“What’s your type?” I recently slurred to a new lesbian friend. In typical lesbian fashion, a whole crew of us were cuddled up on an outdoor porch, slurping down Sauvignon Blanc as our wolf-pack of rescue dogs slobbered at our feet. (Oh the glam!)
“Bette. Bette is my type,” my new lesbian friend sing-songed with great enthusiasm. She didn’t even have to think twice. The answer flew out of her mouth faster than a Bugatti speeds down the deserted Montauk Highway in mid-winter.
My lips twisted into a smile. I couldn’t help it. One of my favorite aspects of lesbian culture is our innate proclivity to reference “The L Word” when describing our “types.” Matchmaking runs deep in my Hebrew bloodline. I love nothing more than to set fabulously single lesbians up with one another, so I’m always prying — boldly asking every queer woman in plain sight to wax poetic about what she’s looking for in a partner.
And after a decade of being the biggest lesbian yenta on the block, let me tell you what I’ve encountered. Thousands upon thousands of women covet a Bette of their own. The only other “L Word” character that comes close to Bette in the battle of types is Carmen, but Carmen doesn’t live here anymore (though we’d welcome her back with open arms). So today it’s all about Bette.
Let’s break down what it’s really like to be with the Bette so many women crave. And look: I should know, of all people. Not only have I lusted after Bette since I first started feverishly devouring “The L Word” from my teenage bedroom in the Floridian suburbs; I’m married to a Bette — if Bette had been born and raised in the Bronx and donned wax-coated skinny jeans in lieu of power suits. But those are just details, darling. And a Bette isn’t born in the details of her clothes, her looks, her background, or her chosen career.
Bette is an energy.
A Bette is a woman who moves through the world fully aware of her potential. She doesn’t doubt her talent, intelligence, or ability to do anything. Regardless of where she’s come from or what hurdles she’s overcome, she knows she’s worthy of having a seat at the table. She’s no chameleon, changing her colors to blend in with the mood of the room. What you see is what you get with a Bette. She is who she is whether she’s at a black-tie affair, a board meeting, a couple’s therapy appointment, or a dive bar.
A Bette is fiercely committed to her career but because of her inability to not speak her mind and low tolerance for the male ego, she’s often fraught with conflict in the workplace. Even though her exterior is hard, she lives for beauty. Art. Food. Style. Decor. Women. Her intrinsic sophistication and unwavering self-assuredness can imitate the masses. The way in which she effortlessly embodies both feminine and masculine qualities draws people magnetically to her.
Oh, and did I mention that Bettes are always sexy?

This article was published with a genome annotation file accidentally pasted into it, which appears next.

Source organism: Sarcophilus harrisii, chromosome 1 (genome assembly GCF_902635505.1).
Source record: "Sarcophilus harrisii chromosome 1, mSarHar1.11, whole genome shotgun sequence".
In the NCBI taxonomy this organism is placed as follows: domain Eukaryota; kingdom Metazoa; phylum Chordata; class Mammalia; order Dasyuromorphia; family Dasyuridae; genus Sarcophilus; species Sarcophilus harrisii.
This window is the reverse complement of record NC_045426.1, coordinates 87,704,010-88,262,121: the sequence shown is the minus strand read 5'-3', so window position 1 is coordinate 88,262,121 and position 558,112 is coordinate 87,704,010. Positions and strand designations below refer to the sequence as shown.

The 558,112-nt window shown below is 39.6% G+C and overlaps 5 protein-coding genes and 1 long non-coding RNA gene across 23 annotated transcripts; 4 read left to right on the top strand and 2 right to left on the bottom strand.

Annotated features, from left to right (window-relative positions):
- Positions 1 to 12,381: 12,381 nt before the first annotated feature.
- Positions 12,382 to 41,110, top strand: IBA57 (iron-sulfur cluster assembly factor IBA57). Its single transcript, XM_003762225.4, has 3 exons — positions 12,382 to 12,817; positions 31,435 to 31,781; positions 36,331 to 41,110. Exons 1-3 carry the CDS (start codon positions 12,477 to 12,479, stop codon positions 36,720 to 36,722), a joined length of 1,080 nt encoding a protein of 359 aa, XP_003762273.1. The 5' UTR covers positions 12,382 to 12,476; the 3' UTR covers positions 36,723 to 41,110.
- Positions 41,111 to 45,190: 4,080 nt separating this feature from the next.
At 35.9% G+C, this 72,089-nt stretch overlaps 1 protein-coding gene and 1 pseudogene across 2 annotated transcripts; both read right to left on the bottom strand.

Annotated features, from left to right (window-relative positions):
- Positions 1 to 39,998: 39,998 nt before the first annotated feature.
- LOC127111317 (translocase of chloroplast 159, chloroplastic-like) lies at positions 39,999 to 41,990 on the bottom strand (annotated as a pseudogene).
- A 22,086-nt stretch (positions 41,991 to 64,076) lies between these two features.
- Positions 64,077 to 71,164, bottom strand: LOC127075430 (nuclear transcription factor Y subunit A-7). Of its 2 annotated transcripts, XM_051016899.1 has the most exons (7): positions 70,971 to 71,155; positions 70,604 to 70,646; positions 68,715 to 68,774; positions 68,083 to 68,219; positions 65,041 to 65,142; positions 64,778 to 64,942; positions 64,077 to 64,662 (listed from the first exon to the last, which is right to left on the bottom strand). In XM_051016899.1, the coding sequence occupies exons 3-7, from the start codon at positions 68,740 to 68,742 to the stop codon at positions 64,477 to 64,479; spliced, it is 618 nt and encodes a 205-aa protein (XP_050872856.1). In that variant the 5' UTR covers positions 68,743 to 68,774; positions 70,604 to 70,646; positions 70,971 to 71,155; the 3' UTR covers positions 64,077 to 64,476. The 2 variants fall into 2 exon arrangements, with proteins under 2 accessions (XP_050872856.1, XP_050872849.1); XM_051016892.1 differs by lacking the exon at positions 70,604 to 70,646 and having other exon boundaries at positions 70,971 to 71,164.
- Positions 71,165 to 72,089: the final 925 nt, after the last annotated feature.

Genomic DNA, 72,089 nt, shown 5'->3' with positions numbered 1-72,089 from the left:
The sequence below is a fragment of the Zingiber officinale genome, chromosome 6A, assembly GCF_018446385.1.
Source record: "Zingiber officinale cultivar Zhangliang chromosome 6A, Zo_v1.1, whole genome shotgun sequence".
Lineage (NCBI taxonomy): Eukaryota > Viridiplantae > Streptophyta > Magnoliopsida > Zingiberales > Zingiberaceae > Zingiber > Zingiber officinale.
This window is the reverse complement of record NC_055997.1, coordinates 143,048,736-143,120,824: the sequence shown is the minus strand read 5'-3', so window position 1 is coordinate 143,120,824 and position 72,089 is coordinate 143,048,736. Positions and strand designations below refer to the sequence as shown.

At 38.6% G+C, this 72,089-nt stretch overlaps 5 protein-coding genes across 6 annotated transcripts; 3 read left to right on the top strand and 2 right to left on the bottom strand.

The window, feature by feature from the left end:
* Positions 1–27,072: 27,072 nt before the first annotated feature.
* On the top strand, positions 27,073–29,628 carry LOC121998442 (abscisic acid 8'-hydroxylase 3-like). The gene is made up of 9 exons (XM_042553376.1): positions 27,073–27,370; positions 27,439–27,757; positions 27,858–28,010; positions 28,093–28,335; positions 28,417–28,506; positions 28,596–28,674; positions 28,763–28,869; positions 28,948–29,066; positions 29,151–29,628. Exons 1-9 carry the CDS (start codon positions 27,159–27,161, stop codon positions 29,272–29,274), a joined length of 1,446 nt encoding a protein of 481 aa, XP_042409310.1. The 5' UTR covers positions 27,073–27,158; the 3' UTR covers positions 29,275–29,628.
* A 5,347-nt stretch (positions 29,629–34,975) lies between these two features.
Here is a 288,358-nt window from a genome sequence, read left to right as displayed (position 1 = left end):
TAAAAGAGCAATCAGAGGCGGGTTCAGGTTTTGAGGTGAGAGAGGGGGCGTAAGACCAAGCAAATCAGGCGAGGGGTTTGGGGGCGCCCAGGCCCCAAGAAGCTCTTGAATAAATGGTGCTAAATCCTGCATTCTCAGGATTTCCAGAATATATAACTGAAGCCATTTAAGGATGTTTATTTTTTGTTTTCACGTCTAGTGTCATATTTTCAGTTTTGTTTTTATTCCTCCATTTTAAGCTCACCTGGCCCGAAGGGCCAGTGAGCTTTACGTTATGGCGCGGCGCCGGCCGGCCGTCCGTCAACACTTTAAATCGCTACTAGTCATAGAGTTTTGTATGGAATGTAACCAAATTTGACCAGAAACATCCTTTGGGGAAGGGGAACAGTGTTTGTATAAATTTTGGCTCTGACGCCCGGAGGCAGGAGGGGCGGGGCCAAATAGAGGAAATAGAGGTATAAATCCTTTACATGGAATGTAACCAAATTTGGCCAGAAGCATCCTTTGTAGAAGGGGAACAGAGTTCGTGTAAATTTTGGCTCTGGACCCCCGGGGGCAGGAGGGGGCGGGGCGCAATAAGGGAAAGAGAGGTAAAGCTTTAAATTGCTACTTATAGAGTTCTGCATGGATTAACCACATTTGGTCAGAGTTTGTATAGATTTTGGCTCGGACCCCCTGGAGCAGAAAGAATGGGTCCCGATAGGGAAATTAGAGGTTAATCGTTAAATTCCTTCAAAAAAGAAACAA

A powerful, unique brand of sexy. They’re the kind of sexy that extends far past the surface. A Bette is sexy because every moment of her life is a sex scene. She’s only stimulated when turned on, and a lot of things turn a Bette on outside the realm of sex. Scoring the dream client turns her on. Having the last word turns her on. Being struck with an innovative idea turns her on. Art turns her on. Discovering new talent turns her on. And being confronted with a challenge? Turns her the fuck on.
Women who move through the world teeming with that desire have what my friends and I call “vagina first” energy. They lead with their pelvises, which is the reason they get what they want so much of the time. The pussy is a powerhouse.
It makes sense that so many lesbians claim Bette as their type. As queer women, we’ve endured a lot, and thus admire strength. Seeing a woman unapologetically take up space is refreshing. It inspires us to do the same. We feel empowered to do what we want when we’re dating someone who does what she wants. Plus we all know competitive women like Bette won’t stop after the first orgasm. And what is life without multiple orgasms?
But the fantasy of a Bette is much more simplistic than the razor-sharp reality. Here’s the realest relationship truth I’ve discovered, not just in my marriage and my yenta-ness, but also in my decade-long career as a lesbian sex and dating writer: Having a relationship with an intelligent, fabulous, amazing, successful entity comes with a set of difficulties so harrowing you’ll sometimes want to rip your flesh off your bones.
Because the very qualities that make a Bette amazing are also the same qualities that make her a royal pain in the ass.
Let me explain.
Bettes are worldly creatures. Worldliness will bestow a person with fantastic taste. Taste so fantastic they often forget that others might have taste just as good — if not better — than theirs.
When my wife, Meghan, and I were planning our wedding, I fully expected that I, a born fashion girl with killer style, if I do say so myself, would have full control over the aesthetics of our wedding.
Oh, was I sorely, sorely mistaken.
My wife wanted to have a say in all the visuals, from the flowers to the colors to the talent.
“But this is where I shine!” I’d explode (because while I might be a fashion girl, I’m no pushover. In fact, I don’t recommend dating a Bette if you’re a shrinking violet. She’ll steamroll you).
“It’s where I shine, too!” she’d explode back.
“But you shine at so many other things!”
Sometimes that would temporarily soften Meghan, but not for long. Bettes come tumbling out of the womb producers. And if you’ve ever worked closely with a producer, you understand that their job is to essentially make executive decisions regarding every detail. And while that might make them the most revered person in the workplace, it can make for a tempestuous relationship. See, Bettes aren’t the kind of people who are going to throw up their hands and murmur “happy wife, happy life.” They must have their say in everything. They don’t know how to not care, even about menial things, like the shape of the glassware that no one will notice when everyone is bombed at your wedding.